Washington, May 31 (IANS) What is the secret of an ancient Chinese super-strong mortar made from sticky rice?
Scientists have concluded that the mortar – a paste used to bind and fill gaps between bricks, stone blocks and other construction materials – remains the best available material for restoring ancient buildings.
Bingjian Zhang, professor of physical chemistry at Zhejiang University, China and colleagues note that construction workers in ancient China developed sticky rice mortar about 1,500 years ago by mixing sticky rice soup with the standard mortar ingredient.
That ingredient is slaked lime, limestone that has been calcined, or heated to a high temperature, and then exposed to water. Sticky rice mortar probably was the world’s first composite mortar, made with both organic and inorganic materials.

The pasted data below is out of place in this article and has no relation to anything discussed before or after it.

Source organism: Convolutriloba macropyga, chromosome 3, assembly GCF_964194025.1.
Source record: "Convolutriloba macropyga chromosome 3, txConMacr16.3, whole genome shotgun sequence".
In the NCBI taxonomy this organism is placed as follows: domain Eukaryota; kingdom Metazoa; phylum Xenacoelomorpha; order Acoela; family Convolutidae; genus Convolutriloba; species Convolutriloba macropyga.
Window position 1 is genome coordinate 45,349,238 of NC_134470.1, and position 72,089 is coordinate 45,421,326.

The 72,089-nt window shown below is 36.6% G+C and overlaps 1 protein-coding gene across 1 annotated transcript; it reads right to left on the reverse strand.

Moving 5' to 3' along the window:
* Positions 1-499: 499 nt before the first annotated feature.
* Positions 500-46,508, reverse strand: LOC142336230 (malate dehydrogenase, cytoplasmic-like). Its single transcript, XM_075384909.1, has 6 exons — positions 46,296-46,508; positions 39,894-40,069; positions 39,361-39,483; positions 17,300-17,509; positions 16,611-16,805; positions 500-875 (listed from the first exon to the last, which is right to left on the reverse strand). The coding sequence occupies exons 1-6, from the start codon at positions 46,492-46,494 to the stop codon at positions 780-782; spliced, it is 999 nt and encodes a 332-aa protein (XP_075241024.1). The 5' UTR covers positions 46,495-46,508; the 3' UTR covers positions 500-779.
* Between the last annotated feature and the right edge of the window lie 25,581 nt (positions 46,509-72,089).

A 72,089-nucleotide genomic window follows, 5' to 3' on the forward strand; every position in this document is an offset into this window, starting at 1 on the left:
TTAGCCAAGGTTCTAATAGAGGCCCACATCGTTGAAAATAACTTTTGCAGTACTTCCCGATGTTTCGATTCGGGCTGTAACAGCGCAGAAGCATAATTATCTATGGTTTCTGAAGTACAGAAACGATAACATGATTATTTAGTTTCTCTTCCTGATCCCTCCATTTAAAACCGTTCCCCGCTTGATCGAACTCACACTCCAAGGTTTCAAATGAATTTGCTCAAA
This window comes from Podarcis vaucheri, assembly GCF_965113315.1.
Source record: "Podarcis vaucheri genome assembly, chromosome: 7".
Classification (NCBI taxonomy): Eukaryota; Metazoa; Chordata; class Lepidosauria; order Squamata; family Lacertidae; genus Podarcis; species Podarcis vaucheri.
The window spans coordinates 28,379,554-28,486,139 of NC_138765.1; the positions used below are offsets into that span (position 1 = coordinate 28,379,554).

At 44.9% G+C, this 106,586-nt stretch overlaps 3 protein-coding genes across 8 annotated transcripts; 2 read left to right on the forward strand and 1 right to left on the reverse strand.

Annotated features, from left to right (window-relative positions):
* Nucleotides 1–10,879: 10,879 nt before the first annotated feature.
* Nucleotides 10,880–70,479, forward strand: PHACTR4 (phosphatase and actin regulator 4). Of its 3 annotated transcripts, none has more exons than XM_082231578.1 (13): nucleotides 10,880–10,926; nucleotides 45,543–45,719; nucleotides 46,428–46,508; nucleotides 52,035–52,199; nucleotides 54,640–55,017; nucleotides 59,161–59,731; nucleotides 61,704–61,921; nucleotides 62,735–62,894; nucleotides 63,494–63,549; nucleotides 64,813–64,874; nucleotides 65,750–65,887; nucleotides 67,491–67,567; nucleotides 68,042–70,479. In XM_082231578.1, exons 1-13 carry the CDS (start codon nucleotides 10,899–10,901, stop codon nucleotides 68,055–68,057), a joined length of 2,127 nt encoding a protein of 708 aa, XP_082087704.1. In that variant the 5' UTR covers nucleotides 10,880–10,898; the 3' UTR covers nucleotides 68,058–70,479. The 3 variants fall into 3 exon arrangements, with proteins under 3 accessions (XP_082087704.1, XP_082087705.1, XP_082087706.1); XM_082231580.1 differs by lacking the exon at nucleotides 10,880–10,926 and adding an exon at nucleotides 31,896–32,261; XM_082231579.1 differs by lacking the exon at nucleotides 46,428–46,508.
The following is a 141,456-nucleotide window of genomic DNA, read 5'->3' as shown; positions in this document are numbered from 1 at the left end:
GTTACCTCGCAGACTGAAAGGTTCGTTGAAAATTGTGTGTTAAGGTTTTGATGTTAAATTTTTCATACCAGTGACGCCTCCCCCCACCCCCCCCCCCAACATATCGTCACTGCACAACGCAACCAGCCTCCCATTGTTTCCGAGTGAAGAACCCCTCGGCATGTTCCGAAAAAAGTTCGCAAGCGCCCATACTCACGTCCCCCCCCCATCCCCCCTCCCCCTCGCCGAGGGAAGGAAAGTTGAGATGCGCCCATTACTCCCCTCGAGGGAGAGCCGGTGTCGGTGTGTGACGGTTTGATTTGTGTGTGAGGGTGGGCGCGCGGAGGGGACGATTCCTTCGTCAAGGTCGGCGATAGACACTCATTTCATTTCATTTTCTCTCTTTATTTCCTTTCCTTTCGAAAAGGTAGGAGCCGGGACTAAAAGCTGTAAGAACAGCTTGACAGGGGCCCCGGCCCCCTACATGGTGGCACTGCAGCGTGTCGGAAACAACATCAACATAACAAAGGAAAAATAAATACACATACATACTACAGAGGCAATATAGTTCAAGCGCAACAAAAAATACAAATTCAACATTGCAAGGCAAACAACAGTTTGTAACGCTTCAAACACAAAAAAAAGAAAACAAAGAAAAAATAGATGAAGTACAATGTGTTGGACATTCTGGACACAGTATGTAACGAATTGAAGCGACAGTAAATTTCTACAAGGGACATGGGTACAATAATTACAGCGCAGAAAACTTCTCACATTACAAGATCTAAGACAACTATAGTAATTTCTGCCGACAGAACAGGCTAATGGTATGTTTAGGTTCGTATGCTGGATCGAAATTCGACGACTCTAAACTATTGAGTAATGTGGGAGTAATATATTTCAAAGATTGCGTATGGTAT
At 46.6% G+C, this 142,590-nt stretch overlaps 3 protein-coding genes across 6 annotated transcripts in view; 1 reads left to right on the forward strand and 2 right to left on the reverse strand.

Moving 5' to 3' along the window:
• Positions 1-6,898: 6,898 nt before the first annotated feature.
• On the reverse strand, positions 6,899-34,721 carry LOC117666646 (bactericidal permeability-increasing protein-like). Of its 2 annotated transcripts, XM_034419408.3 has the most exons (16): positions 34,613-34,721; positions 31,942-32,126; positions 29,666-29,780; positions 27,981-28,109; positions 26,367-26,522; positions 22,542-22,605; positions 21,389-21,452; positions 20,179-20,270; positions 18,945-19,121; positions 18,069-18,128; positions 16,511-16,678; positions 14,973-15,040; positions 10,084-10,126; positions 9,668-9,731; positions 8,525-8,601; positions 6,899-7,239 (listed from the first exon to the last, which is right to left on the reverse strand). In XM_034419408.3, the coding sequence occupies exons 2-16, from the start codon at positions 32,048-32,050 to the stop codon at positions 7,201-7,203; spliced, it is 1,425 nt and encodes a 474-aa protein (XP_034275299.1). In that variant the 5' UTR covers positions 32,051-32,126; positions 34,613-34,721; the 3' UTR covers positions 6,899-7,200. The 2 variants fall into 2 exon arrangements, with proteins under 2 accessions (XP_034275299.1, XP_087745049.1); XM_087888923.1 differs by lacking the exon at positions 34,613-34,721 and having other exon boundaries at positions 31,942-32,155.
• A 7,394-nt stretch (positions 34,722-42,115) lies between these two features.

The mortar was stronger and more resistant to water than pure lime mortar, and what Zhang termed one of the greatest technological innovations of the time.
Builders used the material to construct important buildings like tombs, pagodas, and city walls, some of which still exist today. Some of the structures were strong enough to shrug off the effects of modern bulldozers and powerful earthquakes.
Their research identified amylopectin, a type of polysaccharide, or complex carbohydrate, found in rice and other starchy foods, as the ‘secret ingredient’ that appears to be responsible for the mortar’s legendary strength, said a release of the American Chemical Society (ACS).
‘Analytical study shows that the ancient masonry mortar is a kind of special organic-inorganic composite material,’ the scientists explained.
‘The inorganic component is calcium carbonate, and the organic component is amylopectin, which comes from the sticky rice soup added to the mortar,’ scientists added.
These findings appear in the ACS monthly journal, Accounts of Chemical Research.